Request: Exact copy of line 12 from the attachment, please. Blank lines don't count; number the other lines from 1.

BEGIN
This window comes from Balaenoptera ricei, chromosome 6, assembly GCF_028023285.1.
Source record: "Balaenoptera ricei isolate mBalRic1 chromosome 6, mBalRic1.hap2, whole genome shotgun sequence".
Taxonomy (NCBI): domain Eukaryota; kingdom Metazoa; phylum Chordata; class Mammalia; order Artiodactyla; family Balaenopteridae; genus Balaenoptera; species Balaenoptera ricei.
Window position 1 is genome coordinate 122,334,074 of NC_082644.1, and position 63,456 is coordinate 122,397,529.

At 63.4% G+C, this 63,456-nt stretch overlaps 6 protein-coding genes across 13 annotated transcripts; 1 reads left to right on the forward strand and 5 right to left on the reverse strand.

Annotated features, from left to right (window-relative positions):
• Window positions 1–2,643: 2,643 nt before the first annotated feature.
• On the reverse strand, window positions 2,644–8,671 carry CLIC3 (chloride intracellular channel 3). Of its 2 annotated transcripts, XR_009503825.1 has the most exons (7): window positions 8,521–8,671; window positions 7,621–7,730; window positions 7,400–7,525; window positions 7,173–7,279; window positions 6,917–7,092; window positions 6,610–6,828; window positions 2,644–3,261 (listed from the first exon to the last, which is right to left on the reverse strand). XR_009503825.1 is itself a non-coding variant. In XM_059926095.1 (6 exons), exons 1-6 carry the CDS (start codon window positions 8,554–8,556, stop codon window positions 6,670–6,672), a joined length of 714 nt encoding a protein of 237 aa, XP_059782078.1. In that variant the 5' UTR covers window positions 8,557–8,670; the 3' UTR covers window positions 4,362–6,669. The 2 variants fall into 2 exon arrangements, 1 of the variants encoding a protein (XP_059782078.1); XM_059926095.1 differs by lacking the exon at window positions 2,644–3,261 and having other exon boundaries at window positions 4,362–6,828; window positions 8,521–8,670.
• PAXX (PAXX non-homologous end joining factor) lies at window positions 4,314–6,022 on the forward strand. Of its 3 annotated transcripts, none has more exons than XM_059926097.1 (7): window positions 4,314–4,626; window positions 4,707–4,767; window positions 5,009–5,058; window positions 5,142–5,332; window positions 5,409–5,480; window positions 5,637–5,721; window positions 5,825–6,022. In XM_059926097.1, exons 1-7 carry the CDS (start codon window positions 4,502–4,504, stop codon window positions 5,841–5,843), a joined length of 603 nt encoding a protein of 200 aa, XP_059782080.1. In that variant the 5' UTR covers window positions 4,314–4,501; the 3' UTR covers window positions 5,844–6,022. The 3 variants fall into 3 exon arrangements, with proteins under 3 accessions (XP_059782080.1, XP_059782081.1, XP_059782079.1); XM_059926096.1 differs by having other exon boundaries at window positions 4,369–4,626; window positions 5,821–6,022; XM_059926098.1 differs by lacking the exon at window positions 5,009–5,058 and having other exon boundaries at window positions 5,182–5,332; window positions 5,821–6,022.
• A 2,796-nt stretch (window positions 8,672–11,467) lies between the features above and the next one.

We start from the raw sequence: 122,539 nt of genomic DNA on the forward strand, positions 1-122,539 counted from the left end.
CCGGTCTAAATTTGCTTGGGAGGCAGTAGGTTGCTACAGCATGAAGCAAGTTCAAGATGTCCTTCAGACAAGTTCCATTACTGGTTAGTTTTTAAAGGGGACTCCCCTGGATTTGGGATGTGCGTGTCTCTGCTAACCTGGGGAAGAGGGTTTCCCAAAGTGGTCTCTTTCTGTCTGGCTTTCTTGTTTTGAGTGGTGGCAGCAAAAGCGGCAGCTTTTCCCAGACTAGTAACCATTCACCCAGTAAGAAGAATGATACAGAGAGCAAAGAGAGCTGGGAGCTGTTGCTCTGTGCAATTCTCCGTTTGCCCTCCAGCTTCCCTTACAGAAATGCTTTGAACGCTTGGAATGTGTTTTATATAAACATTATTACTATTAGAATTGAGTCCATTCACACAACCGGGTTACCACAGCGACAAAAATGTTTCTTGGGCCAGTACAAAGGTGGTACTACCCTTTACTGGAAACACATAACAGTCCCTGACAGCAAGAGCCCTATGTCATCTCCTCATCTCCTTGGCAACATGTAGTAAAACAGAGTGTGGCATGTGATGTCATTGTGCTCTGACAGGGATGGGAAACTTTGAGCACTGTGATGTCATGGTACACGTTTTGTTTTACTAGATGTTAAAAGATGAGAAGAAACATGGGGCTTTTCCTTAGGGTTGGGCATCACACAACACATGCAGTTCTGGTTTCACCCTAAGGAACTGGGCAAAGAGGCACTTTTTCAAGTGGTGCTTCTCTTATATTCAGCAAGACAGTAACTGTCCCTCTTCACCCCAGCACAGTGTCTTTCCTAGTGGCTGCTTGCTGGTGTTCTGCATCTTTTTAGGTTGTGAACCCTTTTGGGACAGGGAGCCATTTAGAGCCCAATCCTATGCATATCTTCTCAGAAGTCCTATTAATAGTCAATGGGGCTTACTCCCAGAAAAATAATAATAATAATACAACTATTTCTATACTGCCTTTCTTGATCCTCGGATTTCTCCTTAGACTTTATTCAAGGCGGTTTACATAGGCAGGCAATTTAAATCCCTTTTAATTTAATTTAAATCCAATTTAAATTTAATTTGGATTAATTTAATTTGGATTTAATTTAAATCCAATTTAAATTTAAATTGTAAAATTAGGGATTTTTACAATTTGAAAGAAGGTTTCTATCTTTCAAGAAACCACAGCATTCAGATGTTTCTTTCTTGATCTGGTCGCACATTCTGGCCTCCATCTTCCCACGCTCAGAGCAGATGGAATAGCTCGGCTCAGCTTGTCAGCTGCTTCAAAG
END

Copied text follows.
CCGGTCTAAATTTGCTTGGGAGGCAGTAGGTTGCTACAGCATGAAGCAAGTTCAAGATGTCCTTCAGACAAGTTCCATTACTGGTTAGTTTTTAAAGGGGACTCCCCTGGATTTGGGATGTGCGTGTCTCTGCTAACCTGGGGAAGAGGGTTTCCCAAAGTGGTCTCTTTCTGTCTGGCTTTCTTGTTTTGAGTGGTGGCAGCAAAAGCGGCAGCTTTTCCCAGACTAGTAACCATTCACCCAGTAAGAAGAATGATACAGAGAGCAAAGAGAGCTGGGAGCTGTTGCTCTGTGCAATTCTCCGTTTGCCCTCCAGCTTCCCTTACAGAAATGCTTTGAACGCTTGGAATGTGTTTTATATAAACATTATTACTATTAGAATTGAGTCCATTCACACAACCGGGTTACCACAGCGACAAAAATGTTTCTTGGGCCAGTACAAAGGTGGTACTACCCTTTACTGGAAACACATAACAGTCCCTGACAGCAAGAGCCCTATGTCATCTCCTCATCTCCTTGGCAACATGTAGTAAAACAGAGTGTGGCATGTGATGTCATTGTGCTCTGACAGGGATGGGAAACTTTGAGCACTGTGATGTCATGGTACACGTTTTGTTTTACTAGATGTTAAAAGATGAGAAGAAACATGGGGCTTTTCCTTAGGGTTGGGCATCACACAACACATGCAGTTCTGGTTTCACCCTAAGGAACTGGGCAAAGAGGCACTTTTTCAAGTGGTGCTTCTCTTATATTCAGCAAGACAGTAACTGTCCCTCTTCACCCCAGCACAGTGTCTTTCCTAGTGGCTGCTTGCTGGTGTTCTGCATCTTTTTAGGTTGTGAACCCTTTTGGGACAGGGAGCCATTTAGAGCCCAATCCTATGCATATCTTCTCAGAAGTCCTATTAATAGTCAATGGGGCTTACTCCCAGAAAAATAATAATAATAATACAACTATTTCTATACTGCCTTTCTTGATCCTCGGATTTCTCCTTAGACTTTATTCAAGGCGGTTTACATAGGCAGGCAATTTAAATCCCTTTTAATTTAATTTAAATCCAATTTAAATTTAATTTGGATTAATTTAATTTGGATTTAATTTAAATCCAATTTAAATTTAAATTGTAAAATTAGGGATTTTTACAATTTGAAAGAAGGTTTCTATCTTTCAAGAAACCACAGCATTCAGATGTTTCTTTCTTGATCTGGTCGCACATTCTGGCCTCCATCTTCCCACGCTCAGAGCAGATGGAATAGCTCGGCTCAGCTTGTCAGCTGCTTCAAAG